The Calder Corner: Handicapping the Field-October
As part of the Calder Corner’s continuing coverage of this year’s NHL prospects, once a month Hockey’s Future will be handicapping the race for the Calder Trophy and presenting you with our Top Ten favourites for the league’s coveted Rookie of the Year Award. Therefore, without further ado CC’s inaugural picks for the silverware:
||Kristian Huselius: Got off to a slow start due partially to a lack of line chemistry, partially due to a habit of looking for the perfect play. Once these problems were solved Huselius went on a tear of monster proportions that he is still in the middle of. With Pavel Bure slumping like he is, his timing has been flawless.
SOUTHERN CONFERENCE NOTES:
PEE DEE : The Pride today announced that they have signed defenseman B. J.
Adams to a contract, and that they have released right wing Matt Van Arkel.
The Pride claimed Adams, 24, off of waivers from Jackson on Saturday. He
played all of last season with the Toledo Storm of the ECHL, and opened this
season with Toledo, but was released after appearing in one game. The
6-foot-2, 215 pound defenseman played in 69 games with the Storm last
season, registering two goals, 14 assists, and racking up 110 penalty
minutes. To make room for Adams on the roster, the Pride released rookie
forward Matt Van Arkel. In seven games, the Notre Dame graduate had one goal
and was a plus-one.
LOUISIANA: The IceGators goaltender Marc Magliarditi is the Goalie of the
Month for October. The 25-year-old Magliarditi was a perfect 4-0-0 with a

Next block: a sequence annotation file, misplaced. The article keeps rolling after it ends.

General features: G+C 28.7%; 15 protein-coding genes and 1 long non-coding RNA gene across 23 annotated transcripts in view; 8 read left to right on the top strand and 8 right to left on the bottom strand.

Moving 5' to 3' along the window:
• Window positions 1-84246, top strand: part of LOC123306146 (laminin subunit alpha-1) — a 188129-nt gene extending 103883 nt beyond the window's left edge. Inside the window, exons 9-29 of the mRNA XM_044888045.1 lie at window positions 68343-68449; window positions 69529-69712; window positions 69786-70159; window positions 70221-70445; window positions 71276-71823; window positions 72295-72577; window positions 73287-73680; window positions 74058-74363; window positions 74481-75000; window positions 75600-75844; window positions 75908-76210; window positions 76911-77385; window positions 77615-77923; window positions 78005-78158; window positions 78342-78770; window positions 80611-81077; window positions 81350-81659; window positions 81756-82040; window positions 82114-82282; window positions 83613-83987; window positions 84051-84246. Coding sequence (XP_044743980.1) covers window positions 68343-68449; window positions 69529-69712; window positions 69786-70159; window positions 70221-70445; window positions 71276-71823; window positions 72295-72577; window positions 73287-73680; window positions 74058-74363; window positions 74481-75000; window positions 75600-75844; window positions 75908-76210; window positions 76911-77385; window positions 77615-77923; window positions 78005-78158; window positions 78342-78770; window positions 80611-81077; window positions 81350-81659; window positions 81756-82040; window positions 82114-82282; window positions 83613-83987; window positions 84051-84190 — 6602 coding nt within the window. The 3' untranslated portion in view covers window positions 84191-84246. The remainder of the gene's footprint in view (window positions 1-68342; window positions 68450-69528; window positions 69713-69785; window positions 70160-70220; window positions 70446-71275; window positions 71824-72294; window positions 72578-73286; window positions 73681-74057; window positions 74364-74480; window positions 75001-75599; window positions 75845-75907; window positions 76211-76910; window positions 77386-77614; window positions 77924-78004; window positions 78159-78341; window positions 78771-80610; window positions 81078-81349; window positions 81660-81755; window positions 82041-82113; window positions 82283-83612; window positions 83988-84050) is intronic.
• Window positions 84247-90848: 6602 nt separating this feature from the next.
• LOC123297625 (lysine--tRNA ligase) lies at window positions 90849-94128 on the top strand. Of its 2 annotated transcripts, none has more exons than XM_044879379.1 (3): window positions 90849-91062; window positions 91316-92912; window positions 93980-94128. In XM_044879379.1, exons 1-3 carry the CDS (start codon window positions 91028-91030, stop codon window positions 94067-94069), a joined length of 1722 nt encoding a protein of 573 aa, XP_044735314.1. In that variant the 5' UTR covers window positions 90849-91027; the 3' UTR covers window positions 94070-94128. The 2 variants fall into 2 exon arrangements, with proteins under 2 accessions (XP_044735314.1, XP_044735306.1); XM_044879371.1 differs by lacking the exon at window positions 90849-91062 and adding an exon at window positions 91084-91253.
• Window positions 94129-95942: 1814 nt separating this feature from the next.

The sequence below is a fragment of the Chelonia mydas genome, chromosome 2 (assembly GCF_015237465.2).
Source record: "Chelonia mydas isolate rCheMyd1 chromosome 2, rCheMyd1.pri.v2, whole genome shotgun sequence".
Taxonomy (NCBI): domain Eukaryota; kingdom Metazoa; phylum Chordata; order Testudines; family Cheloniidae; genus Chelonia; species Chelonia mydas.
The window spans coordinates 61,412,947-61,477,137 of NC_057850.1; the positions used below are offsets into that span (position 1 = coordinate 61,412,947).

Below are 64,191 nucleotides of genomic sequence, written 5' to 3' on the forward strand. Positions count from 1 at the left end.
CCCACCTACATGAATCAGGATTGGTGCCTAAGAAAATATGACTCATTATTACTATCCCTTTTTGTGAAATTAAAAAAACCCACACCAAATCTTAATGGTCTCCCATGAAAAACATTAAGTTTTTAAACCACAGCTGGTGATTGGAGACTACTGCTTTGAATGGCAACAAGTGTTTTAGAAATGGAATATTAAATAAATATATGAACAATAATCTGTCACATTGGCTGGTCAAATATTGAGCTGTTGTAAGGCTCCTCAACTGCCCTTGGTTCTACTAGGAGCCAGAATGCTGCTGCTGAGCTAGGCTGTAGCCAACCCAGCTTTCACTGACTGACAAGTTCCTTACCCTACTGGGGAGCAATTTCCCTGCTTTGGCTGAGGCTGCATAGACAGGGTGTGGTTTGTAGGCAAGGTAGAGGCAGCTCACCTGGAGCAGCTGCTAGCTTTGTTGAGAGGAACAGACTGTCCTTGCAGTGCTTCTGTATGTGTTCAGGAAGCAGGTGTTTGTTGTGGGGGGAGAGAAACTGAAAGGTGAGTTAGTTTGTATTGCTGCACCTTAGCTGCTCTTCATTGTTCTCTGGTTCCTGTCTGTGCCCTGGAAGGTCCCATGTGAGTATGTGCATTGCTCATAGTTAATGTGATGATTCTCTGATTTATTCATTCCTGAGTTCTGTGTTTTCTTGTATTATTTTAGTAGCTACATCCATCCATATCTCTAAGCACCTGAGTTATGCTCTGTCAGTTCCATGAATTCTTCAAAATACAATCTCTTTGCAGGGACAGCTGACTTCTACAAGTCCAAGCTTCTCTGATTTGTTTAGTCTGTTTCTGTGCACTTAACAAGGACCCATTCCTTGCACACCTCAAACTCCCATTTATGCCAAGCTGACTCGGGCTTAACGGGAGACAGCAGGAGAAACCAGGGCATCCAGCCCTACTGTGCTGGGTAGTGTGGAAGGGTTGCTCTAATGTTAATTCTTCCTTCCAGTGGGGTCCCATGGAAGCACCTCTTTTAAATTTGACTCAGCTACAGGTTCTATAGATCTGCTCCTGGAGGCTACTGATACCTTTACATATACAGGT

2.50 goals against average and a .912 save percentage while helping
Louisiana to the best start in team history, 6-0-1. Magliarditi, who was
drafted in the sixth round by the Chicago Blackhawks (146th overall) in
1995, opened the month making 23 saves in a 6-3 win at New Orleans in the
season opener, and improved to 2-0-0 with a 4-3 win against Arkansas on
October 14, making 28 saves. The Niagara Falls, N.Y. native made 32 saves in
a 5-2 win at Jackson on October 20 and closed out the month making 20 saves
in a 5-2 win at Mississippi. He finished the month stopping 103 of 113
MISSISSIPPI : The Sea Wolves announced that forward John Evangelist Read more»
Back to the ‘Future Considerations’
In the game of hockey, from the Junior ‘B’ level though Major Junior right up into the NHL, the practice of trading players has always been a part of the game. Not exactly earthshattering news as any hockey afficionado would tell you that it’s as much a part of the game as curved sticks and frozen discs of rubber. Hockey, unlike other major sports in North America, trading is an integral part of the sport. Likely because of the use of salary caps and advent of true free agency is more prominent in the other big three sports of Basketball, Football (NFL) and Baseball. The NFL had its trading deadline go by the other day without a single deal being made. I don’t think anyone even noticed. Whereas in hockey, trading is still a major contributing factor in composing a team and in junior it’s even more of an imposing factor. Perhaps that’s why fans of the game tend to get wrapped up in the inner workings of the sport almost as much as the actual games themselves.
Who’s going where and for what? It’s a phenomenon almost exclusive to the sport of hockey, until the trading deadline of course.
A few trades of late in the WHL have brought on some confusion to some in the sense of not ‘who’s going where’ but rather ‘who’s coming back’ or ‘wasn’t he with???’.
Confusion meaning that the players that were supposed to have already been traded have somehow ended up back with their clubs of origin and then traded again.
Just before last year’s trading deadline the Regina Pats, in building their club for an Read more»